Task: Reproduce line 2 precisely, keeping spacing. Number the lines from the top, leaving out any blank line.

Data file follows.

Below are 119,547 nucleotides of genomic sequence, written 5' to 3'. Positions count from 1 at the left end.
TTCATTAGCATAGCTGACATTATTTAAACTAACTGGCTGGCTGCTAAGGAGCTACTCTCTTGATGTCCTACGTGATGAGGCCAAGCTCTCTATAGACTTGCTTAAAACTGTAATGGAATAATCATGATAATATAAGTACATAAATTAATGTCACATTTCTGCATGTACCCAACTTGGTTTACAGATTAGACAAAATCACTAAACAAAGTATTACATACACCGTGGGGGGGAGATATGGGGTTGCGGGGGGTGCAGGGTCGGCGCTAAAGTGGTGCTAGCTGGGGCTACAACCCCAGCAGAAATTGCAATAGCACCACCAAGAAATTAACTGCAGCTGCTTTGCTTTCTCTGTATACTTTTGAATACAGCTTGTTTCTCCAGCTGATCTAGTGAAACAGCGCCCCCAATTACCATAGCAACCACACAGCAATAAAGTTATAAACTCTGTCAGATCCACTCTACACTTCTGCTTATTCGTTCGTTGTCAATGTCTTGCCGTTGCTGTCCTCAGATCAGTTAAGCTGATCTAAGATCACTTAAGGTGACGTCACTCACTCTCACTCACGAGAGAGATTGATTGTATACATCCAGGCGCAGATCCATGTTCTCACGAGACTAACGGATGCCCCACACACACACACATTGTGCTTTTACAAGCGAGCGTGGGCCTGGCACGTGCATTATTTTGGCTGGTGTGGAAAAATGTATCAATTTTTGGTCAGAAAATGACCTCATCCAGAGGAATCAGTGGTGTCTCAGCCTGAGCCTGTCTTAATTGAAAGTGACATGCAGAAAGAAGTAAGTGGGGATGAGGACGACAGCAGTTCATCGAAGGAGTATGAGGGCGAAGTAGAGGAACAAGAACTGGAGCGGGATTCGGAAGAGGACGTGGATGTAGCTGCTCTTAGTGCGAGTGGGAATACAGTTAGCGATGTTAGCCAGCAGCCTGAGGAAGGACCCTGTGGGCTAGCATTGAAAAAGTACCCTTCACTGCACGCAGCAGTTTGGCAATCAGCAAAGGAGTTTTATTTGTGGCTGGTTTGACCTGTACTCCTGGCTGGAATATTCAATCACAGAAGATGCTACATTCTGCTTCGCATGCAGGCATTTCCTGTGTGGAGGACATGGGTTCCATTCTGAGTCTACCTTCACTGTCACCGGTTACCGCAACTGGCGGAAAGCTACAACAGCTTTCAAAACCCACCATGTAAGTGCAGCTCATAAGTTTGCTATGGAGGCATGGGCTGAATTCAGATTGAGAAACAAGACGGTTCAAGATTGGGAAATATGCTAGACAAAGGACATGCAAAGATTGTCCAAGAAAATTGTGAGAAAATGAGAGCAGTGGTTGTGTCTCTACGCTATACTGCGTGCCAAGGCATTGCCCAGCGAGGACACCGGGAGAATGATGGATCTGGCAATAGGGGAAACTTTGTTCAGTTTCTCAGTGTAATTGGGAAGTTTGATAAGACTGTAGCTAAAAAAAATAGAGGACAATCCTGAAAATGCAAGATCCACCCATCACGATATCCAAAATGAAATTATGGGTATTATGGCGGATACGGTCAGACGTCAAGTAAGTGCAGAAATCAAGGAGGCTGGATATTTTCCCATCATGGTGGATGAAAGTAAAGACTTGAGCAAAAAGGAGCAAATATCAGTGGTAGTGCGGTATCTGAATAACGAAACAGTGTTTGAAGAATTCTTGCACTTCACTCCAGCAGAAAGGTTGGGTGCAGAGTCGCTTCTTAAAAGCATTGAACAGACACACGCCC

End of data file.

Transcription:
TTCATTAGCATAGCTGACATTATTTAAACTAACTGGCTGGCTGCTAAGGAGCTACTCTCTTGATGTCCTACGTGATGAGGCCAAGCTCTCTATAGACTTGCTTAAAACTGTAATGGAATAATCATGATAATATAAGTACATAAATTAATGTCACATTTCTGCATGTACCCAACTTGGTTTACAGATTAGACAAAATCACTAAACAAAGTATTACATACACCGTGGGGGGGAGATATGGGGTTGCGGGGGGTGCAGGGTCGGCGCTAAAGTGGTGCTAGCTGGGGCTACAACCCCAGCAGAAATTGCAATAGCACCACCAAGAAATTAACTGCAGCTGCTTTGCTTTCTCTGTATACTTTTGAATACAGCTTGTTTCTCCAGCTGATCTAGTGAAACAGCGCCCCCAATTACCATAGCAACCACACAGCAATAAAGTTATAAACTCTGTCAGATCCACTCTACACTTCTGCTTATTCGTTCGTTGTCAATGTCTTGCCGTTGCTGTCCTCAGATCAGTTAAGCTGATCTAAGATCACTTAAGGTGACGTCACTCACTCTCACTCACGAGAGAGATTGATTGTATACATCCAGGCGCAGATCCATGTTCTCACGAGACTAACGGATGCCCCACACACACACACATTGTGCTTTTACAAGCGAGCGTGGGCCTGGCACGTGCATTATTTTGGCTGGTGTGGAAAAATGTATCAATTTTTGGTCAGAAAATGACCTCATCCAGAGGAATCAGTGGTGTCTCAGCCTGAGCCTGTCTTAATTGAAAGTGACATGCAGAAAGAAGTAAGTGGGGATGAGGACGACAGCAGTTCATCGAAGGAGTATGAGGGCGAAGTAGAGGAACAAGAACTGGAGCGGGATTCGGAAGAGGACGTGGATGTAGCTGCTCTTAGTGCGAGTGGGAATACAGTTAGCGATGTTAGCCAGCAGCCTGAGGAAGGACCCTGTGGGCTAGCATTGAAAAAGTACCCTTCACTGCACGCAGCAGTTTGGCAATCAGCAAAGGAGTTTTATTTGTGGCTGGTTTGACCTGTACTCCTGGCTGGAATATTCAATCACAGAAGATGCTACATTCTGCTTCGCATGCAGGCATTTCCTGTGTGGAGGACATGGGTTCCATTCTGAGTCTACCTTCACTGTCACCGGTTACCGCAACTGGCGGAAAGCTACAACAGCTTTCAAAACCCACCATGTAAGTGCAGCTCATAAGTTTGCTATGGAGGCATGGGCTGAATTCAGATTGAGAAACAAGACGGTTCAAGATTGGGAAATATGCTAGACAAAGGACATGCAAAGATTGTCCAAGAAAATTGTGAGAAAATGAGAGCAGTGGTTGTGTCTCTACGCTATACTGCGTGCCAAGGCATTGCCCAGCGAGGACACCGGGAGAATGATGGATCTGGCAATAGGGGAAACTTTGTTCAGTTTCTCAGTGTAATTGGGAAGTTTGATAAGACTGTAGCTAAAAAAAATAGAGGACAATCCTGAAAATGCAAGATCCACCCATCACGATATCCAAAATGAAATTATGGGTATTATGGCGGATACGGTCAGACGTCAAGTAAGTGCAGAAATCAAGGAGGCTGGATATTTTCCCATCATGGTGGATGAAAGTAAAGACTTGAGCAAAAAGGAGCAAATATCAGTGGTAGTGCGGTATCTGAATAACGAAACAGTGTTTGAAGAATTCTTGCACTTCACTCCAGCAGAAAGGTTGGGTGCAGAGTCGCTTCTTAAAAGCATTGAACAGACACACGCCC